Michel Warschawski

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Michel Warschawski, July 2014.

Michel Warschawski (Mikado) (Hebrew: מיכאל ורשבסקי (מיקאדו)‎) is an Israeli anti-Zionist activist. He led the Marxist Revolutionary Communist League (previously Matzpen-Jerusalem) until its demise in the 1990s, and founded the Alternative Information Center, a joint Palestinian-Israeli non-governmental organization, in 1984.

Biography[edit]

Michel Warschawski, July 2005.

Michel Warschawski was born 1949 in Strasbourg, France, where his father was the Rabbi. At the age of 16 Warschawski moved to Jerusalem, in order to study the Talmud—he is a graduate of Mercaz HaRav. He later studied philosophy at the Hebrew University of Jerusalem. Despite having long since stopped being religious, fellow-activists on occasion turn to him to elucidate subtle points of the Jewish religion.[citation needed]

In 1982, Warschawski was one of the co-founders of Yesh Gvul, a term that plays on three meanings: (1) "there is a border": "there is a limit": and "enough's enough".[1] In 1984, Warschawski established the Alternative Information Center (AIC), an organization uniting Israeli and Palestinian anti-Zionist activists.

In 1987, Warschawski was arrested for "providing services for illegal (Palestinian) organizations" and sentenced in 1989 to twenty months in prison, with a 10-month suspended sentence, for typesetting a booklet that the judges ruled had come from members of the Popular Front for the Liberation of Palestine, which described torture and interrogation techniques allegedly employed by Israel's security apparatus, with advice on how to withstand them. The court determined that Warschawsky was unaware of the booklet's origins, but guilty of closing his eyes to the evidence.[2]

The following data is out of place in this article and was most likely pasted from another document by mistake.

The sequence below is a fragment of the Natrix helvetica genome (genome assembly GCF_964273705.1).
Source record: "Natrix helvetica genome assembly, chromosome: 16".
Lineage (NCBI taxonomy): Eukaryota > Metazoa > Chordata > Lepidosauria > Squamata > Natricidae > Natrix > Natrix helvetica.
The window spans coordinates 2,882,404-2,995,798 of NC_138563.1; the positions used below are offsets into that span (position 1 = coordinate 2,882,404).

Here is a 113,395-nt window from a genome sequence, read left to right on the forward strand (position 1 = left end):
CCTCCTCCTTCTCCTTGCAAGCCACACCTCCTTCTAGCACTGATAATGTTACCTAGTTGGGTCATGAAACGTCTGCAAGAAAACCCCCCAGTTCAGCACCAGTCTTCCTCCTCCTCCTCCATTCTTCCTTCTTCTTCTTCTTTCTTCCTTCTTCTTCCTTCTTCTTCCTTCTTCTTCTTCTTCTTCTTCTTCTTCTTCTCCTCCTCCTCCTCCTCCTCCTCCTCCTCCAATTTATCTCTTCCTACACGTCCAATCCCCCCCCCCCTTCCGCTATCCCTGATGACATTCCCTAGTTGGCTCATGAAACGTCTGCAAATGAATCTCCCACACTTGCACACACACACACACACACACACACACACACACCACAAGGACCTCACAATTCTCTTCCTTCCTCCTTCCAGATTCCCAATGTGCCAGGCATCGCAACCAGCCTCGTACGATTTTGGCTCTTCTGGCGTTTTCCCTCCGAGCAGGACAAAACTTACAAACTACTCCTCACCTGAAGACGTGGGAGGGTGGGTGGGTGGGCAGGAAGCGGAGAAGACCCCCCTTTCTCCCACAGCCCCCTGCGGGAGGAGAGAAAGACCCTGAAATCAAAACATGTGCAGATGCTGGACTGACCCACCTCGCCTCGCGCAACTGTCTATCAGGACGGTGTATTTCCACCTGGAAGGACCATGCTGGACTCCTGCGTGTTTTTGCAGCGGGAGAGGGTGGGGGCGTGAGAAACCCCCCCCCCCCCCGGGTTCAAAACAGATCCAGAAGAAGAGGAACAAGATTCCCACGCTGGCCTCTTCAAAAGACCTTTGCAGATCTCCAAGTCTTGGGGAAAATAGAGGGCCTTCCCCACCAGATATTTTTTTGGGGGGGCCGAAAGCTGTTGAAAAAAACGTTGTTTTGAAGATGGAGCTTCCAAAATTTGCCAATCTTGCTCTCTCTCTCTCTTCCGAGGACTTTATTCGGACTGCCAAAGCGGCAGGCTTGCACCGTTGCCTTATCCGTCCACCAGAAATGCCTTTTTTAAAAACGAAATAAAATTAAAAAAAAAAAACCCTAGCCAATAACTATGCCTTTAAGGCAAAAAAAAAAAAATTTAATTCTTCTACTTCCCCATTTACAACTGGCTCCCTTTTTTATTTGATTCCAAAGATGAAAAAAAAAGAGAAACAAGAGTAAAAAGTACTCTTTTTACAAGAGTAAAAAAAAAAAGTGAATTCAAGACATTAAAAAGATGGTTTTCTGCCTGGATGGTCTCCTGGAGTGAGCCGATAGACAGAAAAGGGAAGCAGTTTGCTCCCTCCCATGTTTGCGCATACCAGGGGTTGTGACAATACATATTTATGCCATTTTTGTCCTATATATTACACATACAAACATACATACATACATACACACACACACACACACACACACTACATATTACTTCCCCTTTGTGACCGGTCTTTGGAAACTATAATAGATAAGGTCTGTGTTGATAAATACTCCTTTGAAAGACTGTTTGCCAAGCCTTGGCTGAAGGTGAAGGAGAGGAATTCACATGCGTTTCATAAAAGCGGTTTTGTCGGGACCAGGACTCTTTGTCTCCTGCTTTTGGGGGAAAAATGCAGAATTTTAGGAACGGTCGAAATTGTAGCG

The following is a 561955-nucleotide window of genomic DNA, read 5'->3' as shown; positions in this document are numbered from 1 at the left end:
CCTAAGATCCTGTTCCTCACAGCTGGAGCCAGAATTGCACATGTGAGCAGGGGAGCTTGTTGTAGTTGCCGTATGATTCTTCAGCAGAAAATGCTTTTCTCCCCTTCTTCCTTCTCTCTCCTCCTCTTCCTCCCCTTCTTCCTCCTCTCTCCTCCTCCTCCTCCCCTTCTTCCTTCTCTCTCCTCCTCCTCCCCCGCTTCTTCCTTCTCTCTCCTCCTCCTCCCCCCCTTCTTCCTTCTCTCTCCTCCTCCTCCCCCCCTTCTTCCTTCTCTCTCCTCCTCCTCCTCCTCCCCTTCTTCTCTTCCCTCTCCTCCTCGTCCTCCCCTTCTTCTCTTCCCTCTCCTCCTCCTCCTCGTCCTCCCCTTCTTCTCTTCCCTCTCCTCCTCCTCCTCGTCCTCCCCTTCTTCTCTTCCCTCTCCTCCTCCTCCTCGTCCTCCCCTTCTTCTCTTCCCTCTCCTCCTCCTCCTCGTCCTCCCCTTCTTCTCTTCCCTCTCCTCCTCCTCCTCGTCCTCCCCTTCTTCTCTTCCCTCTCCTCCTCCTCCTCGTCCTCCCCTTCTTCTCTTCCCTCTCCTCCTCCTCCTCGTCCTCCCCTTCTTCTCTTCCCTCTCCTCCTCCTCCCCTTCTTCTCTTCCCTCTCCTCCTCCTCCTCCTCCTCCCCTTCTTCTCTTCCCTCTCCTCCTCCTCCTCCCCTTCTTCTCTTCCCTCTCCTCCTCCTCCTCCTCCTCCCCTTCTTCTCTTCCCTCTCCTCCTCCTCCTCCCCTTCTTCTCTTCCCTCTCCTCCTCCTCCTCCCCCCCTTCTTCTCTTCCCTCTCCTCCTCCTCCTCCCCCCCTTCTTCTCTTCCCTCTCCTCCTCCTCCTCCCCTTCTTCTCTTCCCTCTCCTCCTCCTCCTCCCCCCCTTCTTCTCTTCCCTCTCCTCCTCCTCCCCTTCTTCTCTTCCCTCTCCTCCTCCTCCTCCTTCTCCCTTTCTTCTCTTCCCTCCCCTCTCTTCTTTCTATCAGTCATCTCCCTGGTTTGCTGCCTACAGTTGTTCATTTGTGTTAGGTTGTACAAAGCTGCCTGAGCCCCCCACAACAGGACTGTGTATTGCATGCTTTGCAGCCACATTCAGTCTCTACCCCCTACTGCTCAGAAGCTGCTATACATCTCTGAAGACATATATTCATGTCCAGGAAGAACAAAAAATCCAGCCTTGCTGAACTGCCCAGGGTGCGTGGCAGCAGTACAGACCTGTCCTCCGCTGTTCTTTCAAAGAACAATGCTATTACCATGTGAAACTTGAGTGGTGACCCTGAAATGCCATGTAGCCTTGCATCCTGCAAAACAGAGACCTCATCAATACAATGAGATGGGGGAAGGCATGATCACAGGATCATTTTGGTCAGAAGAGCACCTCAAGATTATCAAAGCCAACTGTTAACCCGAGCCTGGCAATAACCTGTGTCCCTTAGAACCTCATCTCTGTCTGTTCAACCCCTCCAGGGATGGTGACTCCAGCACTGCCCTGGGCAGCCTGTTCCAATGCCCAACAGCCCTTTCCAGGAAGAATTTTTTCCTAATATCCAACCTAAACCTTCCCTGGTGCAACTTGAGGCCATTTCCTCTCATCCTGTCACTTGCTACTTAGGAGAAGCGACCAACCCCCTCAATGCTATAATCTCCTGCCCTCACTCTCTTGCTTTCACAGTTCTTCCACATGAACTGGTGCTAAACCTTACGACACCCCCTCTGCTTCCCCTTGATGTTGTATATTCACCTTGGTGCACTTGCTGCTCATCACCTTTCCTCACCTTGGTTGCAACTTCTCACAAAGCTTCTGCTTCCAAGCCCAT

Warschawski is a writer and journalist, whose articles appear regularly in International Viewpoint, Le Monde diplomatique, ZNet, Monthly Review, Siné Hebdo and other publications. In the 2006 elections to the Knesset, he was a candidate on the list of an Arab Israeli party ballot (the National Democratic Assembly).

Warschawski is married to attorney and human rights activist Leah Tsemel, and is the father of two sons and a daughter.[3]

References[edit]

  1. ^ Daphne Golan, "Between Universalism and Particularism: the 'Border' in Israeli Discourse", in V. Y. Mudimbe (ed.), Nations, Identities, Cultures, Duke University Press, 1997 (pp. 75–94), p. 87.
  2. ^ Daphne Golan, 1997, p. 89.
  3. ^ "Michel Warschawski, un pacifiste venu d’Alsace en Terre Sainte", L'Alsace, 25 April 2011 (French)

Bibliography[edit]